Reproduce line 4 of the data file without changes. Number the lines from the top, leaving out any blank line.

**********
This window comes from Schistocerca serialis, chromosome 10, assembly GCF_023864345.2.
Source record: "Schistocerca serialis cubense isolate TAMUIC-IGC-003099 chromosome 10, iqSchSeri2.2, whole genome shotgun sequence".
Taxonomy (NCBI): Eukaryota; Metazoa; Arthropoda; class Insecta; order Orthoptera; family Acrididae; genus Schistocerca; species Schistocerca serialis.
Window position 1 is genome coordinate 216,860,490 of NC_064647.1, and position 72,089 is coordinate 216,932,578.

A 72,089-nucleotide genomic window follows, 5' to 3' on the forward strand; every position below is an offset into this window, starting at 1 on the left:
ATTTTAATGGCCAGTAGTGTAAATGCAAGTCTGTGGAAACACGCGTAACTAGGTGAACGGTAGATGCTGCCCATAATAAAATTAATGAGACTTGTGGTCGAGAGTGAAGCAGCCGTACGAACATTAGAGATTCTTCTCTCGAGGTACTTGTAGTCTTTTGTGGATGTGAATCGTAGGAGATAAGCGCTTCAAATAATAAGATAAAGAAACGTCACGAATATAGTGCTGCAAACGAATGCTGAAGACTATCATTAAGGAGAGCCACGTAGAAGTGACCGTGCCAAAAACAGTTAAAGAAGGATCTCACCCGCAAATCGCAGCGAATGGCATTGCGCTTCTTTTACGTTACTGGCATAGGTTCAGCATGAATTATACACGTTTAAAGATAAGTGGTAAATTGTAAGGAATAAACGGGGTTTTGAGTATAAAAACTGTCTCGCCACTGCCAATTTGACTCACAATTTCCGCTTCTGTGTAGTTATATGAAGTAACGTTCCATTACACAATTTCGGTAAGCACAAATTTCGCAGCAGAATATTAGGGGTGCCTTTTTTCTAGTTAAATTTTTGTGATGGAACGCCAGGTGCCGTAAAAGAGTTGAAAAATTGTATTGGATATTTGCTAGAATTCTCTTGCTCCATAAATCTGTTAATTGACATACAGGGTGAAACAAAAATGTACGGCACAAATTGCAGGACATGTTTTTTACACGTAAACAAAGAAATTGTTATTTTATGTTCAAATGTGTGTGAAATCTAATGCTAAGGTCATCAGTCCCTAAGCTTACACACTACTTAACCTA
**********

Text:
Window position 1 is genome coordinate 216,860,490 of NC_064647.1, and position 72,089 is coordinate 216,932,578.